Too many companies are still pursuing a mobility strategy which is fundamentally flawed: Simon Berman, Capriza

Simon Berman, Vice President, Product Development, Capriza in a conversation with Techseen talks about mobility trends and the micro-app industry. He states that companies these days need to meet the expectations of a modern employee, and a prime element of this is allowing the data to be accessed and managed in a simple fashion through mobile devices. He also talks about the latest release called Falcon, Capriza’s micro-app suite having a user-first mobile design. Capriza as a platform claims to help IT and business units in enterprise mobility and mobile-enabled critical business workflows without the need of coding, APIs or integration. Excerpts:
Techseen: You state Falcon to be the industry’s first Universal Micro Apps? What do you mean by universal and what makes it an industry first?
Berman: Our latest Falcon Release provides customers with pre-built micro apps for the most common approvals processes. The universality of these micro apps means that they can be quickly attached to any business application in an organization’s environment through a simple point and click interface. For the first time, businesses can deliver micro apps on their existing business systems without any coding, integration work, or APIs, reducing the time needed to mobilize key business functions. Most organizations have a deep knowledge of their business, and their applications, but not on mobile best practices and design. The pre-built micro apps include a user-first mobile design, meaning they have been designed by our usability experts, they’re simple and intuitive, they leverage native mobile capabilities and controls such as swipe gestures and pick lists, and they have simplified workflows so the user can focus entirely on getting just the information they need in order to get the job done.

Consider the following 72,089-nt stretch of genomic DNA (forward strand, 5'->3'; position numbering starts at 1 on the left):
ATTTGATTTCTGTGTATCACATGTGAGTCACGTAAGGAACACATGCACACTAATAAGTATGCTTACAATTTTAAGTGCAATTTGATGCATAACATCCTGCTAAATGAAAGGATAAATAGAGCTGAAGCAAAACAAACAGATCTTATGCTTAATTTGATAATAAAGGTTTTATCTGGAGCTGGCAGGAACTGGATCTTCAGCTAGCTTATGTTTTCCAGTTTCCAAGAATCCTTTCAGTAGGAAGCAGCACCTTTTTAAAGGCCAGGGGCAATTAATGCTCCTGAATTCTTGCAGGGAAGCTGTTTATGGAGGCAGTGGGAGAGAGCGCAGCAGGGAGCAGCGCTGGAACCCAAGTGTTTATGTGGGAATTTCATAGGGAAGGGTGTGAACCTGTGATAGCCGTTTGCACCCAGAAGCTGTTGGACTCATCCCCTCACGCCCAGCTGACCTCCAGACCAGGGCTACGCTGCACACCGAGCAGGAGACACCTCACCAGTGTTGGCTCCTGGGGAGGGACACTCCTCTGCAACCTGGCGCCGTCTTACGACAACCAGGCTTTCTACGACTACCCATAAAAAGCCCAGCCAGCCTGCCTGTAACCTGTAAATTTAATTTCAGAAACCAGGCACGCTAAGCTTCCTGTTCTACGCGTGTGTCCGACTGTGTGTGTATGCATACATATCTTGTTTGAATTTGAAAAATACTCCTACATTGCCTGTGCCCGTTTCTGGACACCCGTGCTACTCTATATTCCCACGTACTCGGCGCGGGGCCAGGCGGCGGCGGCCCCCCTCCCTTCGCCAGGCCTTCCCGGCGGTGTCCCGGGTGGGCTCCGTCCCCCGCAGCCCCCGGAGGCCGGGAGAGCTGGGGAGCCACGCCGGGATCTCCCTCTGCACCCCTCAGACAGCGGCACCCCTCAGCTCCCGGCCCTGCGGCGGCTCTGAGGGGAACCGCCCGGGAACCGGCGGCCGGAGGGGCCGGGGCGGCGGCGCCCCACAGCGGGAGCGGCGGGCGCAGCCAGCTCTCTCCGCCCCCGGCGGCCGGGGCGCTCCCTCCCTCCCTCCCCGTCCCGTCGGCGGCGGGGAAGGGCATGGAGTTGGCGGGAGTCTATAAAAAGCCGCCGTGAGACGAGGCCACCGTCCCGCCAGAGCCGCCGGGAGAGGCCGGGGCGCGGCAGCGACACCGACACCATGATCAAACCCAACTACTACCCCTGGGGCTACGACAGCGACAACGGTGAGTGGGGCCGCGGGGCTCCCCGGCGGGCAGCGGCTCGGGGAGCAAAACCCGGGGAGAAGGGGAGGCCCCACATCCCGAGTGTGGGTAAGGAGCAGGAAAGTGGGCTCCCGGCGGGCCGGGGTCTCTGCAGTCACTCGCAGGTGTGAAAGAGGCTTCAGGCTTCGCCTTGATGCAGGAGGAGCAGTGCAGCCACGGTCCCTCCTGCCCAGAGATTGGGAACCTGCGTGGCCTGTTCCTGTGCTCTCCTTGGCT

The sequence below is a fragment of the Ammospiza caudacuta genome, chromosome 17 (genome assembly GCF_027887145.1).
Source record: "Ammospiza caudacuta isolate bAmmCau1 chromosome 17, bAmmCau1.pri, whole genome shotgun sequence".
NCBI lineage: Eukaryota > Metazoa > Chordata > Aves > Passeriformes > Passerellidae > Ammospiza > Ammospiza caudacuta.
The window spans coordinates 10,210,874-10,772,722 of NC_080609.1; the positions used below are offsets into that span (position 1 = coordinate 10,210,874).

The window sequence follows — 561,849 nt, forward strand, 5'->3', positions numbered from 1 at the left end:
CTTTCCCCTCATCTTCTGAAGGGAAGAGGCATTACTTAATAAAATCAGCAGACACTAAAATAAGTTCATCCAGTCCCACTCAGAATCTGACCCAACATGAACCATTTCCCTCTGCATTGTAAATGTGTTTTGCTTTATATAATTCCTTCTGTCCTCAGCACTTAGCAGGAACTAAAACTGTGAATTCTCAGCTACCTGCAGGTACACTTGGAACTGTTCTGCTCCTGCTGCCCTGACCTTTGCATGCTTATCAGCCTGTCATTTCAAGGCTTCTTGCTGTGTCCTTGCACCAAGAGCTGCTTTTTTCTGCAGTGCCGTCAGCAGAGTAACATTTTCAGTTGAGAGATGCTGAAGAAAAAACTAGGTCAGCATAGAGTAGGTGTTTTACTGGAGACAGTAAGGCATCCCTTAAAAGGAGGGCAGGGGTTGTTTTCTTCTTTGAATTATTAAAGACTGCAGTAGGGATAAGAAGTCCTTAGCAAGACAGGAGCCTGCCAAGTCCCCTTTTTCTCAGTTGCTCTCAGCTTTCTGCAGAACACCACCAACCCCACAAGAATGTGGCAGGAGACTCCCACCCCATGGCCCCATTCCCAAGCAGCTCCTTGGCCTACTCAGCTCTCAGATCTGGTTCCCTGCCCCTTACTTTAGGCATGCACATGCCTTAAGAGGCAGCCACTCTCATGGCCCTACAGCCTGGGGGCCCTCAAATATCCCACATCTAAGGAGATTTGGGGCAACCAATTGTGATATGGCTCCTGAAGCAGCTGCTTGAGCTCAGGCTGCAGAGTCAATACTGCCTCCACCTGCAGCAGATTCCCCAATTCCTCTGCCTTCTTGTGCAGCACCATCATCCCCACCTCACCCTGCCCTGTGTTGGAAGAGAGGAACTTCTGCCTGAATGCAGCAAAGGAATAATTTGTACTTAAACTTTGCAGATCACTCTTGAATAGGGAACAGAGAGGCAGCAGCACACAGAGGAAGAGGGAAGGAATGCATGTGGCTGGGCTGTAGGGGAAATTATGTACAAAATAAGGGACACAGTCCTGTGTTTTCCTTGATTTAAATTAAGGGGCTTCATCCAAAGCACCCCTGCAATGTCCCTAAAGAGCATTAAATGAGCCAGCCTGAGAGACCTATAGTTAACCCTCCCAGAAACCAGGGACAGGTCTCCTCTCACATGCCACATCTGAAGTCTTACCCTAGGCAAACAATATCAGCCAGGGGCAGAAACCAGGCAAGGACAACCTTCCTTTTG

Techseen: Falcon focuses more on common approvals processes, such as purchase orders, invoices, expenses, and time off. According to you, does enterprise mobility go beyond these, and why did you choose these processes to begin with?
Berman: Enterprise mobility will encompass an increasing amount of business processes over the coming years. In fact, according to the Gartner Predicts 2017: Mobile Apps and Their Development report, 70 percent of all enterprise software interactions will occur on mobile devices by the year 2021. With the Falcon release we wanted to make it easier for customers to begin this journey and provide their users with simple, one-minute mobile experiences. When we looked at how our existing customers were already using our solution, and the kinds of micro apps that they were rolling out, we interestingly found that the number one use case was around Approvals. And when you think about it, it makes sense – every organization has controls in place to keep things orderly, to make sure regulations are enforced, and to control costs. Common business approvals – such as expenses, times sheets and purchase requisitions – are not only time sensitive, but are often needed to be completed on the move.
Techseen: How does Falcon work? Is it a mobile app that acts as a container for micro apps? In that case how does the end user know where to put which micro app?
Berman: Micro apps are most effective when they are made as simple as possible to locate and use. At Capriza, our approach is to deploy a single mobile app that serves as each individual’s personalized mobile workspace. Users only have access to the micros apps for the processes they use. This means they don’t have to sift through apps they don’t have use for, and the entire mobile experience is condensed into a simple one-minute experience. At Capriza, all the micro apps are proactively pushed to the user’s mobile to simplify the mobile experience.